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Current Season’s MVP

I have been tracking the leaders in the MVP race as the season progresses.  I have been picking Steve Stamkos of the Tampa Bay Lightning as MVP since the latter part of October.  Now that he has been passed by Sidney Crosby in points (44 to 40) and tied in goals with 21, I think it makes more sense to pick Crosby as MVP.

Crosby and Stamkos both have most of their value from their offensive play.  Neither is used in much of a defensive role with his team.  Stamkos plays against slightly tougher opposition, but Crosby is the better defensive player.  Stamkos may develop a bit in the future, but Crosby is the better of the two defensively, though neither is a Selke candidate.

A lot of people will cite their faceoff numbers as evidence of this, but that is overrated.  Crosby is a better backchecker and plays better positional defence and that is a bigger difference than the faceoffs.

Crosby also plays in a tougher division and thus more frequently plays against tougher teams.  The Southeast Division has five of the six top scorers in the NHL and that is a function of the lack of overall quality in the division leading to more games against weak opposition for its players.  Crosby has 44 points and no other player outside of the Southeast Division has more than 29 points.

The other player worthy of mention in the MVP race is Tim Thomas.  He has an incredible .956 saves percentage and 1.44 GAA.  Both are better than any goalie has been able to record in recent history (the saves percentage would be the highest single season ever recorded - although records do not go back to the beginning of NHL history).  The problem in Thomas’s case is that he doesn’t play as much as some other goalies because Tuukka Rask is a solid backup.  Rask could be a starter in most cities in the NHL, but has taken a back seat to Thomas since he is playing so well.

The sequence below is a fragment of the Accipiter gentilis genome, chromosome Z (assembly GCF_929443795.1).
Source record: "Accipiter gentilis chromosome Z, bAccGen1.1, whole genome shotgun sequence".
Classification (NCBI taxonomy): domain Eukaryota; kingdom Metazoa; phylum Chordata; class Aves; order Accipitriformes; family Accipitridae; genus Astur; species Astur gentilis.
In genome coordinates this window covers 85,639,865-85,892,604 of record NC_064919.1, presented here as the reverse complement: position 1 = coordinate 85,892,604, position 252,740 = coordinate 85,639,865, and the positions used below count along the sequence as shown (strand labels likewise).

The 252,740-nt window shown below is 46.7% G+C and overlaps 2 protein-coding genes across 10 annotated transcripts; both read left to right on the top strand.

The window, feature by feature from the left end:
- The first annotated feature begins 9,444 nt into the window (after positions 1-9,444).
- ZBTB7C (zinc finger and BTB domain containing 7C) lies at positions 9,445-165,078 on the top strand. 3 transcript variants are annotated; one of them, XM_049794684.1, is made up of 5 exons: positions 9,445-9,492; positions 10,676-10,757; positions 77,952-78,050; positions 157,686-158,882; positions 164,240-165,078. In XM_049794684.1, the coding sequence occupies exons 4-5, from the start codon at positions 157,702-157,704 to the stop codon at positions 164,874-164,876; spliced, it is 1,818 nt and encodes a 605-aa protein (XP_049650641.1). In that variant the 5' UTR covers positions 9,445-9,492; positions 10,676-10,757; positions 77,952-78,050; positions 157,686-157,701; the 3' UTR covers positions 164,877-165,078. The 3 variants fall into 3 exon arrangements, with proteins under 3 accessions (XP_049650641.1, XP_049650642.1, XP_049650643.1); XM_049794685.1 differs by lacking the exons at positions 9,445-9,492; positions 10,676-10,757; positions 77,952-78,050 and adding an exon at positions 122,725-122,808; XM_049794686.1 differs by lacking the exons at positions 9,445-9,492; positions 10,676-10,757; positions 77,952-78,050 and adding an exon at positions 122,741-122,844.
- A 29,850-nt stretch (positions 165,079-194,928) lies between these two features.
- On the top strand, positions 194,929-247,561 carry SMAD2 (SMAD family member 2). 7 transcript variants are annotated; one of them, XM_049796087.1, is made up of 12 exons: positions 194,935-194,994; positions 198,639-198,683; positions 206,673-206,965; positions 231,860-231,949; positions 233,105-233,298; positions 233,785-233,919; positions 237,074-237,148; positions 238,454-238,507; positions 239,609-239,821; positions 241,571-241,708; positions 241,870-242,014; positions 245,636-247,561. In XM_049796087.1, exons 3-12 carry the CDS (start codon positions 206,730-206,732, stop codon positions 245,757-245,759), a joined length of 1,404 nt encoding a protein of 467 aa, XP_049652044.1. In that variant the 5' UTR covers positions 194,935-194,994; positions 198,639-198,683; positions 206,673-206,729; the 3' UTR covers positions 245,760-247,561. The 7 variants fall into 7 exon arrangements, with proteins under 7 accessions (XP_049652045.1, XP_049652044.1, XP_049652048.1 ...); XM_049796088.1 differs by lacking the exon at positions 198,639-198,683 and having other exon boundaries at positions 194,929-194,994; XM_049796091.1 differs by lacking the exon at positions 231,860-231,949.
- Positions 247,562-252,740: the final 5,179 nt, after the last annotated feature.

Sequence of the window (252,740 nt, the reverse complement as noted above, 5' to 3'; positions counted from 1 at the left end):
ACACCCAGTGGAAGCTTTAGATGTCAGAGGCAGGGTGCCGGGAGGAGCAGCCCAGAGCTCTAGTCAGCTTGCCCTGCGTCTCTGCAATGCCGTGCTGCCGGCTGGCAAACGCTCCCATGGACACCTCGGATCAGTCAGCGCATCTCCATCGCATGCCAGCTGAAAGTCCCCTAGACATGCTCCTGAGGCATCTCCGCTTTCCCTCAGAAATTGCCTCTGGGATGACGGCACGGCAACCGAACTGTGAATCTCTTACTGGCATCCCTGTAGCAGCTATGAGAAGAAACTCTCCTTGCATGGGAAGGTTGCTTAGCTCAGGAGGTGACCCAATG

I think Crosby has been more dominant than Thomas, although it is a close race.  Crosby is significantly outscoring the rest of the league and by a significant margin over anyone outside of the Southeast Division.  Thomas has been dominant as well, but Crosby has ten more games played right now.  That is too large a margin to be overcome in an MVP race.  Right now Crosby is the best player on the hottest team in the league and is the current MVP frontrunner.

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Comments

Avatar

Thomas has quietly been awesome again.


One question

Neither is used in much of a defensive role with his team.

Crosby doesn’t kill penalties that often, but I’d bet he has a heck of a lot of defensive zone starts, just based on what I see.

Checked behindthenet.ca and, if I’m reading this right (I’m admittedly somewhat new to taking interest in this stuff), the only other Pittsburgh forward who is even close is his linemate, Dupuis.

http://behindthenet.ca/2010/new_5_on_5.php?sort=56&section=zonestart&mingp;=&mintoi;=&team=PIT&pos=F

Posted by StevieSteve on 12/03/10 at 01:31 AM ET

PuckStopsHere's avatar

The meaningful number in terms of defensive zone starts is defensive starts - offensive ones.  Otherwise you conclude that the guy who plays a lot of minutes usually leads in offensive, defensive and neutral zone starts.  Crosby does have 15 more defensive zone starts than offensive ones.  Stamkos by comparison has 11 more offensive zone starts than defensive ones.  Neither are too outstanding numbers.  Daniel Sedin for example has 92 more offensive zone starts than defensive ones (both Sedins have had very easy roles this season - it maximizes offense from them but is not so impressive when compared to players like Crosby or Stamkos who dont have the same luxory).  On the flip side a guy like Jarred Smithson in Nashville has more 82 defensive zone starts than offensive ones.